The magic of

I once worked aboard a rusty tramp ship which steamed around the South Pacific at a steady ten knots. For navigation equipment, we had little more than a sextant, chronometer and magnetic compass, but at ten knots there was plenty of time to find our position. At this speed, we had a very simple and effective method of adjusting the course to counter the effects of any tides and currents. It is easily adapted for use on slower sailing craft, and may also be used to calculate the distance off various objects. It is based on the figure of 6˚ and this is how it works. Counteracting a current At ten knots, if there is a cross-current of 1 knot, the course is adjusted by 6˚ in the direction from which the current flows. If the cross-current is 2 knots, the course is adjusted by 12˚ (2 x 6˚). If the cross-current is 3 knots, the adjustment is 18˚ (3 x 6˚), and so on. Just how well these figures match up to the correct adjustments is shown in the table below which assumes a boat speed of 10 knots. Cross current Correction to rate (in knots) maintain course 1 2 3 4 5 6 5.7˚ 11.5˚ 17.5˚ 23.6˚ 30.0˚ 36.9˚ 6˚ shortcut 6˚ 12˚ 18˚ 24˚ 30˚ 36˚

Though a small craft is unlikely to make ten knots, the basic principle is the same. Calculate the current as a percentage of the boat’s speed and for each 10% allow an adjustment of 6˚. For example, a 2 knots cross-current on a craft making 5 knots equals 40% of the boat’s speed. The course adjustment is 4 x 6˚ = 24˚ (Figure 1). The procedure works well up to a cross-current rate of 60%; thereafter, the system, and possibly the boat, are overwhelmed by the strength of the current.

But what if the current is on the bow or on the quarter? The influence is not as strong as that of a cross-current and the correction is reduced to 4˚. So, for a 2 knots bow or quarter current on a craft making 5 knots, the adjustment is 4 x 4˚ = 16˚. Note that the adjustment is the same for bow or quarter current as the vector diagrams in Figure 1 show. The only difference is that the current speeds up the boat on the quarter and slows it down on the bow.

Figure 1: courses to make good Estimating current strength and direction is not an exact science so these two figures of 6˚ and 4˚ should be sufficient for most situations. On a sailing boat, a further adjustment for leeway may be necessary to maintain the intended course. The next time you see a current problem solved by vector solution in a magazine or textbook, try out this simplified method and see how closely it matches the correct solution. Estimating the distance off. The 6˚ procedure with a multiplier of ten provides a handy way of estimating your distance from an object with a known height. On a small craft, it is suitable for distances up to about 4 miles for beyond that distance the base of the object would be obscured by the horizon. For example, when an object with a height above sea level of 100 metres is 6˚ above the horizon, it is approximately 1000 metres away (100 metres x 10).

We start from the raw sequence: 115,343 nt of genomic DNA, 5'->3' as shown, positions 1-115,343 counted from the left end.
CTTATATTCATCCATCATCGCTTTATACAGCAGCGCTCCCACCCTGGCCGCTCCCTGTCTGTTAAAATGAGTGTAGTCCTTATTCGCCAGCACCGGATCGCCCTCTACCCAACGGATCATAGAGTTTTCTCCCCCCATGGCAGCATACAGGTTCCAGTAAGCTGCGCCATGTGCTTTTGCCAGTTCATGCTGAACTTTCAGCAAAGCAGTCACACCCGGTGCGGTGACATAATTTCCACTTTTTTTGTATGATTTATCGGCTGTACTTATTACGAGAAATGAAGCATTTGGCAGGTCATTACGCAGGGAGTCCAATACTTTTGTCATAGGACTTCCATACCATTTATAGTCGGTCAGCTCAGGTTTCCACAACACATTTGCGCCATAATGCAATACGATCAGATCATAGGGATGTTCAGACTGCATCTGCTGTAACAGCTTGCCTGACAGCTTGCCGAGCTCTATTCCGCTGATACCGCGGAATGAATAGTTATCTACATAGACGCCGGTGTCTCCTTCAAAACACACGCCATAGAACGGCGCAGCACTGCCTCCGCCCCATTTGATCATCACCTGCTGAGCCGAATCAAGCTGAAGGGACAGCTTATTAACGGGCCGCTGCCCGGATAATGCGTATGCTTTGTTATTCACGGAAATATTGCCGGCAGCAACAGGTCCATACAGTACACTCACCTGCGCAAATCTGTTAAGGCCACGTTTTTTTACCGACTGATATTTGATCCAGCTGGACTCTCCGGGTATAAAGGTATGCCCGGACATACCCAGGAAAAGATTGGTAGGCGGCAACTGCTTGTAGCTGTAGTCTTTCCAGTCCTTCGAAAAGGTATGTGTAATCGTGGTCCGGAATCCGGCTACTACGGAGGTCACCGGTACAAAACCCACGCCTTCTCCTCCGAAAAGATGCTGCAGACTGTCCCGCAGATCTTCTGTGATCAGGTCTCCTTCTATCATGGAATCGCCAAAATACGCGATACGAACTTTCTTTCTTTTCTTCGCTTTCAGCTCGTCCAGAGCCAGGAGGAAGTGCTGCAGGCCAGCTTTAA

Working out the distance off for other angles is quite easy as long as you remember the indirect relationship between 6˚ and the multiplier of 10. For example, at 3˚ the multiplier of 10 is doubled to 20 so the distance off in the example is 2000 metres. At 12˚ the multiplier of 10 is halved to 5 so the distance off is 500 metres.

This procedure for estimating the distance off from a vertical height may also be used horizontally when the width of an object, or the distance between two equidistant objects, is known or can be obtained from a chart. Some quick ways of estimating 6˚ The blink of an eye. Hold out a finger at arm’s length and line it up on an object with your right eye. Switch to your left eye and the finger will appear to have moved clockwise through a horizontal angle of 6˚. This is a typical figure but it is worth checking the angular shift of your wink with the help of a sextant. This is also a useful trick for estimating leeway from your wake. A finger sextant. Three fingers together at arm’s length will usually cover an angle of about 6˚. Once again, check out your own angle with a sextant. Binoculars: Many binoculars have a field of vision in the region of 6˚. A Kamal. The Kamal is one of the oldest angle measuring devices and was used by Arab navigators to cross the Indian Ocean. It is very efficient at measuring small angles and consists of a small board with a knotted line passing through a hole drilled in the centre of the board. To make a kamal for measuring 6˚, °drill a small hole in a piece of hardwood 6cm x 6cm. Take a length of line and tie an overhand knot at one end. Pull the other end of the line through the hole until the knot is hard against the board. Tie another knot in the the line approximately 57 cms from the

board. When this knot is placed in or close to your mouth and the line held taut, the kamal will cover an angle of 6˚. A kamal may be adapted to measure other angles by extending the line, adding more knots or by altering the dimensions of the board.

For more articles like this, see The Lo-Tech Navigator published by Seafarer (UK) and Sheridan House (USA)

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